Scientists have designed a gel that, when injected into a human or animal cell, can conduct electricity like an implant. But unlike traditional electrical implants, their gel doesn’t require invasive and risky surgery to put into place. Additionally, preliminary results show that the body doesn’t reject the bioelectric gel the way it typically reacts to implants.
A team of Swedish researchers published these findings on Feb. 23 in the journal Science. They hope that one day, this technology can usher in a new era of bioelectronics that can help us better understand and even manipulate the human nervous system.
“Our results open up for completely new ways of thinking about biology and electronics,” Hanne Biesman, an organic electronics researcher at Linköping University in Sweden and an author of the new paper, said in a press release. “We still have a range of problems to solve, but this study is a good starting point for future research.”
Though sci-fi sounding, bioelectrics have been used for decades to regulate organs like the brain and heart, Xenofon Strakosas, an organic electronics researcher at Linköping University and co-author of the study, told The Daily Beast. A pacemaker—a small electronic device implanted to correct irregular heartbeats—is a good example of one, as is a vagus nerve stimulator used to prevent seizures in people with epilepsy.
But the problem with these devices and others is that the body’s immune system recognizes them as “invaders.” This can result in the body rejecting the object through harmful inflammation and scar tissue around the implantation site.
Strakosas and his team have been researching softer, more flexible bioelectronics for years to reduce these issues. They decided that an ideal technology was not a solid at all, but rather a gel. Their bioelectronic relies on enzymes naturally found in living cells to activate it so it can conduct electricity.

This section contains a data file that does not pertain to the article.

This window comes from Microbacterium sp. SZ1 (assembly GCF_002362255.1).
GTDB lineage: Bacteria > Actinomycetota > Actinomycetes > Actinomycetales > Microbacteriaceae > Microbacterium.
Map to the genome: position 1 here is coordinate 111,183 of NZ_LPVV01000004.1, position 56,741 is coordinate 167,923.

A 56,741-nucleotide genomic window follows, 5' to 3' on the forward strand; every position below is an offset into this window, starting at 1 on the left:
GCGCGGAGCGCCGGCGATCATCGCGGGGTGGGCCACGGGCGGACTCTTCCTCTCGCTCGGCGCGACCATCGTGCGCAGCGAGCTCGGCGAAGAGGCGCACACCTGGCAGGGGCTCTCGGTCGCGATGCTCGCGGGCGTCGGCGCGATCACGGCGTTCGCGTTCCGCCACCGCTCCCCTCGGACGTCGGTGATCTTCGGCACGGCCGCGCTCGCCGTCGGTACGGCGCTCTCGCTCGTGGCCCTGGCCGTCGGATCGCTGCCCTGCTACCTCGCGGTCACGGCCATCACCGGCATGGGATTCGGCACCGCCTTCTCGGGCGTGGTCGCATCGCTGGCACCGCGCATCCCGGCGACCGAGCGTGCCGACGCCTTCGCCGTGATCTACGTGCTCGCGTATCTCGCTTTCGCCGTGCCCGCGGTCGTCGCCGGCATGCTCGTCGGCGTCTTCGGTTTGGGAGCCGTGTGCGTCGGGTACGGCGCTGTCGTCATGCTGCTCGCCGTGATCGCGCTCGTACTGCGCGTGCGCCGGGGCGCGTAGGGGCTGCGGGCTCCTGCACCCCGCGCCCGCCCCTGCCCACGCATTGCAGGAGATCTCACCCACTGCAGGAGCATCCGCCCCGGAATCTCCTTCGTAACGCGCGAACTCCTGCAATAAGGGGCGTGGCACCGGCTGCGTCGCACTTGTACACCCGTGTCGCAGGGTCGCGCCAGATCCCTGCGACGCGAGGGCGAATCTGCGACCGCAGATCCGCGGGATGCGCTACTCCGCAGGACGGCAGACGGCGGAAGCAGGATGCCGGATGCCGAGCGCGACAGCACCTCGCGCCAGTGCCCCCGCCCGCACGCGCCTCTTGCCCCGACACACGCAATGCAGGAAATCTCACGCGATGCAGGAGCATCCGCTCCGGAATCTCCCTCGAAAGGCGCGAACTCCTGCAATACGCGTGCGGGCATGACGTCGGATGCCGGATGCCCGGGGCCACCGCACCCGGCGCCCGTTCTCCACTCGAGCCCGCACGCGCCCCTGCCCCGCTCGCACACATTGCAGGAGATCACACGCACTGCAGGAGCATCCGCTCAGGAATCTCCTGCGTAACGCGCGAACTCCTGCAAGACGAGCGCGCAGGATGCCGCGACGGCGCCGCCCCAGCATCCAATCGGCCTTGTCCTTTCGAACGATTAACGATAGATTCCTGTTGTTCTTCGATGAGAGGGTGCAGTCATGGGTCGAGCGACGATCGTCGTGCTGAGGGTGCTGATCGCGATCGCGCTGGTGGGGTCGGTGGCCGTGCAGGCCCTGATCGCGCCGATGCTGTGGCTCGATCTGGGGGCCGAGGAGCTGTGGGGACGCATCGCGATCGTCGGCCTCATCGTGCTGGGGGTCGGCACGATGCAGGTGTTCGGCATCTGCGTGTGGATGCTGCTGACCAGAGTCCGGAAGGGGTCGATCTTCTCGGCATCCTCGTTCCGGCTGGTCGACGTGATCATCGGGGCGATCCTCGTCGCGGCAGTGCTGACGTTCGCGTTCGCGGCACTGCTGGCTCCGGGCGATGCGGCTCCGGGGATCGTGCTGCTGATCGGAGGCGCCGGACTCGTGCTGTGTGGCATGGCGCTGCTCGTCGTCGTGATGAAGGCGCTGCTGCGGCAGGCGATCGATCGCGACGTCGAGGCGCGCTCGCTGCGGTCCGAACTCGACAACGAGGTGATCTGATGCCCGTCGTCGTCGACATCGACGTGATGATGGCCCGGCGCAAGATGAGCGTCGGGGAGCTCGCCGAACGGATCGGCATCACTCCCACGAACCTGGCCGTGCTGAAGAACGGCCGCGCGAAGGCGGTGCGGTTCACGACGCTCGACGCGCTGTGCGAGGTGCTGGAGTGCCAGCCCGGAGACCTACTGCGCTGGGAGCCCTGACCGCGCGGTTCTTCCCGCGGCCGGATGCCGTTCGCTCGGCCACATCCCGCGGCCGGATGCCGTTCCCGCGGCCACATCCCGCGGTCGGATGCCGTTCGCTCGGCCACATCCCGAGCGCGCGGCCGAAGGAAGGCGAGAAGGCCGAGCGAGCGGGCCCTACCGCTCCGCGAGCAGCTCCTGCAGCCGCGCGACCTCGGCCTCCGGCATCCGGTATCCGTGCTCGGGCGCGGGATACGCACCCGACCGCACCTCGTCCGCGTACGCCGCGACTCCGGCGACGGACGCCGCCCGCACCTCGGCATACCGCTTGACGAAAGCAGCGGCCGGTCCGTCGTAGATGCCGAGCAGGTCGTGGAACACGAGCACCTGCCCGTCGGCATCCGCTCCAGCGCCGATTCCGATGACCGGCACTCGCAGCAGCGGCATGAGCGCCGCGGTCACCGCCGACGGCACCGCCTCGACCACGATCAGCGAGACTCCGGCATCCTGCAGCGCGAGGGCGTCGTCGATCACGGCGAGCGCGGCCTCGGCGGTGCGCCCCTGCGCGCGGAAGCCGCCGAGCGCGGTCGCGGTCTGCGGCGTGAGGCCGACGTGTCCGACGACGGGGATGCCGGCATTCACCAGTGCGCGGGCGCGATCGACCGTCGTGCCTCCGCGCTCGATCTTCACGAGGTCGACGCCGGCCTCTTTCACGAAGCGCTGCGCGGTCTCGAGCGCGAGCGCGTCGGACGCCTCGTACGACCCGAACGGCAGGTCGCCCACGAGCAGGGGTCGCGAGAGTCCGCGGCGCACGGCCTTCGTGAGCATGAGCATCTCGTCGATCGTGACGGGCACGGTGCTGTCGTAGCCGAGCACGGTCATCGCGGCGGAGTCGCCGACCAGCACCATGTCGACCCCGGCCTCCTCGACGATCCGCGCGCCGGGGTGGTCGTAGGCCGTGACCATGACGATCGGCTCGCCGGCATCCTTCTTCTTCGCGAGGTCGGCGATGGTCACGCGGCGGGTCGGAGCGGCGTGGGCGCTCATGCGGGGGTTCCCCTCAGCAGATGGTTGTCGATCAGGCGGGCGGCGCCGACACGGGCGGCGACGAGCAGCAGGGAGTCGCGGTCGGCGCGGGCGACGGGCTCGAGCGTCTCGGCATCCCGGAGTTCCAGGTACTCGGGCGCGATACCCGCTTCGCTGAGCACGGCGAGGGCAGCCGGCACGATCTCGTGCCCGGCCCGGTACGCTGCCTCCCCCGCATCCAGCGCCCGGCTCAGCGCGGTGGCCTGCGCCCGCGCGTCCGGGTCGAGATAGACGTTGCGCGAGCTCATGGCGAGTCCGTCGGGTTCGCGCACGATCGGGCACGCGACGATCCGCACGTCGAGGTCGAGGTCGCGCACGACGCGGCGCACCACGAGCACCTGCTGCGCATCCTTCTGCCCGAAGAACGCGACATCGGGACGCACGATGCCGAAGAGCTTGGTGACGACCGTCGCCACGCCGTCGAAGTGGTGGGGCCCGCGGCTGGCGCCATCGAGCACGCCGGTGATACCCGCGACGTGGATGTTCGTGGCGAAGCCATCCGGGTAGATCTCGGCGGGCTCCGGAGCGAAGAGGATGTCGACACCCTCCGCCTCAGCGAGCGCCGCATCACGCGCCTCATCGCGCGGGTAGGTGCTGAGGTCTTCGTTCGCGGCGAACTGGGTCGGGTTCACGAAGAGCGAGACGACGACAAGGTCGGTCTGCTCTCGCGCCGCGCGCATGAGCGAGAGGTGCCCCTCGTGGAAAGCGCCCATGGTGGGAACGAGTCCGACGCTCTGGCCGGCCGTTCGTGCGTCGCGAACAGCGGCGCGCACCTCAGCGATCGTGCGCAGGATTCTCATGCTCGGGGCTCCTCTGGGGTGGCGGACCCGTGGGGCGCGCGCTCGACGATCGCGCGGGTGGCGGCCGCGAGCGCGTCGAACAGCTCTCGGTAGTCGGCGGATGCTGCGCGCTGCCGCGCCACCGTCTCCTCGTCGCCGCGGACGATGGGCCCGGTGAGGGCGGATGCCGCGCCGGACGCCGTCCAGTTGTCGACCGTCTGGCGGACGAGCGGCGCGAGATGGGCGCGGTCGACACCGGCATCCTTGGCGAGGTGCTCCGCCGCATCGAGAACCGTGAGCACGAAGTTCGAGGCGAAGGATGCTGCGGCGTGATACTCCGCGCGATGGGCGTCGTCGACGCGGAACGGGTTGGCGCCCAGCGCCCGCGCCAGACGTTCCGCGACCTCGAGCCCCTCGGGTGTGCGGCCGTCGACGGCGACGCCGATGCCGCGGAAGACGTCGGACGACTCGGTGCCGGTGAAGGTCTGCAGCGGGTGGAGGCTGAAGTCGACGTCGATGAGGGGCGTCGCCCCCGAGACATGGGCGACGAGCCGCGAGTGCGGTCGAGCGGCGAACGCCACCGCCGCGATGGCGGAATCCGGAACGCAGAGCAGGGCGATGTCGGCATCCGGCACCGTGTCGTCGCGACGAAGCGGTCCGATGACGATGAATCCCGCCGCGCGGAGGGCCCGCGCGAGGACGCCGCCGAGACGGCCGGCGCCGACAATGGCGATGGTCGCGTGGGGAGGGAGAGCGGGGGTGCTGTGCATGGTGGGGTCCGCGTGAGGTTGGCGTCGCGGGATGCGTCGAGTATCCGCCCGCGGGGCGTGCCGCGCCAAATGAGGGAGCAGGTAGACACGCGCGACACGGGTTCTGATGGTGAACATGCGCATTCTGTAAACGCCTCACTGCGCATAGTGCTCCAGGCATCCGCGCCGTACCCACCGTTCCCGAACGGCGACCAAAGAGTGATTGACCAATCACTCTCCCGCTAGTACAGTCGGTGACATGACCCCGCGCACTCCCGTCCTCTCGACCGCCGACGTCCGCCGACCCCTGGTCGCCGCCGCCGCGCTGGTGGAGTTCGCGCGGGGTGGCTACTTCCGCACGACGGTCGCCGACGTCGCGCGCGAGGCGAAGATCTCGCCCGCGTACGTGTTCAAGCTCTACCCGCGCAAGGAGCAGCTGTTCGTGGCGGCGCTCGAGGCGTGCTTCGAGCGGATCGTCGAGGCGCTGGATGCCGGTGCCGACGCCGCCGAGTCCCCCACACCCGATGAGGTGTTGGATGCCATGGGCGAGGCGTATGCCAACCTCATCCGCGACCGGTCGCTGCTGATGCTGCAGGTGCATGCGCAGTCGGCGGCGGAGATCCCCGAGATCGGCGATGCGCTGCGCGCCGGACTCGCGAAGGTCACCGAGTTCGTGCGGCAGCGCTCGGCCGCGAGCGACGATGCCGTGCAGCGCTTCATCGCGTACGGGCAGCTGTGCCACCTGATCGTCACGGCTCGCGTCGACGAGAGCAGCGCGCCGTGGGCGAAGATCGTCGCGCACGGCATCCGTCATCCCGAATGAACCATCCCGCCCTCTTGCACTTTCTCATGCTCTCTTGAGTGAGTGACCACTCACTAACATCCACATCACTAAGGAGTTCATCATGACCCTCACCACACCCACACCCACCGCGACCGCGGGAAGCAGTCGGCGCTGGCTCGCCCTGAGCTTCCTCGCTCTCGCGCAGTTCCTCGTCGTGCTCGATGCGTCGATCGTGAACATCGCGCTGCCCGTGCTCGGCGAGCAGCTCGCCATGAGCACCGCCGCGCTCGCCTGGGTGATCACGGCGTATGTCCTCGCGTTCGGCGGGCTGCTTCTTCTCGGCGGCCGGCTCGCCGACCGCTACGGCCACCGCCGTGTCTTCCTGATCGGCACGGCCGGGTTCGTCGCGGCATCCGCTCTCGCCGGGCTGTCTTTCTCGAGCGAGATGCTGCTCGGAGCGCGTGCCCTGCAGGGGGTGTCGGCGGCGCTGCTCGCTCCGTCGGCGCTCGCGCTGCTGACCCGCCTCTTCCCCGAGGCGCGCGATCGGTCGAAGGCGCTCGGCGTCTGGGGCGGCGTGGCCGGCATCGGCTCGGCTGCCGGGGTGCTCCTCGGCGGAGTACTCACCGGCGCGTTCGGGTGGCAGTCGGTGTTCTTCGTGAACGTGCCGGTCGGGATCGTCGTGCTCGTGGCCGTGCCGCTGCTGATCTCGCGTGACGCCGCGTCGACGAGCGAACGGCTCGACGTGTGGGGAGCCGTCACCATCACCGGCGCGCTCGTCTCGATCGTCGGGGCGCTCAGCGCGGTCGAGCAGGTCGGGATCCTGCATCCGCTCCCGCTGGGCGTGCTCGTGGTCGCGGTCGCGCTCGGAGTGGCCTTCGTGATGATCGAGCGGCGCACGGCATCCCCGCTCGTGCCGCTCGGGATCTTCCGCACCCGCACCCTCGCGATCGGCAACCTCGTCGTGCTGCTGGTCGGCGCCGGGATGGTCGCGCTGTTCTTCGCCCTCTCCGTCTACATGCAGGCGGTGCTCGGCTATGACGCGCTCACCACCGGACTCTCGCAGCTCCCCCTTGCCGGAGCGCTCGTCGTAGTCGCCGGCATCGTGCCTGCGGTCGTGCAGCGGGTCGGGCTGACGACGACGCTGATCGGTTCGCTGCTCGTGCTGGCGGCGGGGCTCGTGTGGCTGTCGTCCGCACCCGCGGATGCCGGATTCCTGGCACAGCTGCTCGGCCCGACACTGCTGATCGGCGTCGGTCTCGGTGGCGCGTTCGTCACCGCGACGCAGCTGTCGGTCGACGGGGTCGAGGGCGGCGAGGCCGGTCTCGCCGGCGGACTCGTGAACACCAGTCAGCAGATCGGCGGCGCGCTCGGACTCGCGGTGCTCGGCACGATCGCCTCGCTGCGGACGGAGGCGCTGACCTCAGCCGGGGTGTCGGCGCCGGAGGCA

“By making smart changes to the chemistry, we were able to develop electrodes that were accepted by the brain tissue and immune system,” Roger Olsson, a chemical biology researcher at Lund University who led the research, said in the press release.
The team tested out their injectable gel in the fins, hearts, and brains of living zebrafish to see if their device could be activated in both the central nervous system and peripheral nervous system. The gel was able to conduct electricity and did not harm the living cells where it had been injected. Next, they tried the gel on leeches (used for their large, prominent nerve) and came to the same conclusion: the gel worked, and it didn’t hurt the animal.
In the future, Strakosas said, the team will begin testing the gel on mice. It is not clear yet how often the bioelectric gel might need to be replaced in a living organism, and if it remains harmless as it degrades over time. Injecting a gel into humans would be less invasive than implanting a solid device, and, Strakosas hopes, more effective at addressing humanity’s most difficult diseases.
A less-invasive bioelectric device, for example, could be used for various neurological conditions to monitor a person’s brain waves. Being able to record data over long periods of time could help scientists better understand the inner workings of the brain, and how a disease like Alzheimer’s or Parkinson’s may alter its function. The same device could also be used to perform therapy—perhaps by strengthening some neural connections or regulating the way that signals are sent.
It’s not just the brain either. The bioelectric gel could be put to use in the spine, heart, or elsewhere in the body to treat conditions involving the peripheral nervous system.
“There are some conditions in the brain that are very difficult to treat with drugs, such as epilepsy, or Parkinson’s,” he said. “Bioelectronics are really an alternative solution to try and treat these kinds of conditions.”
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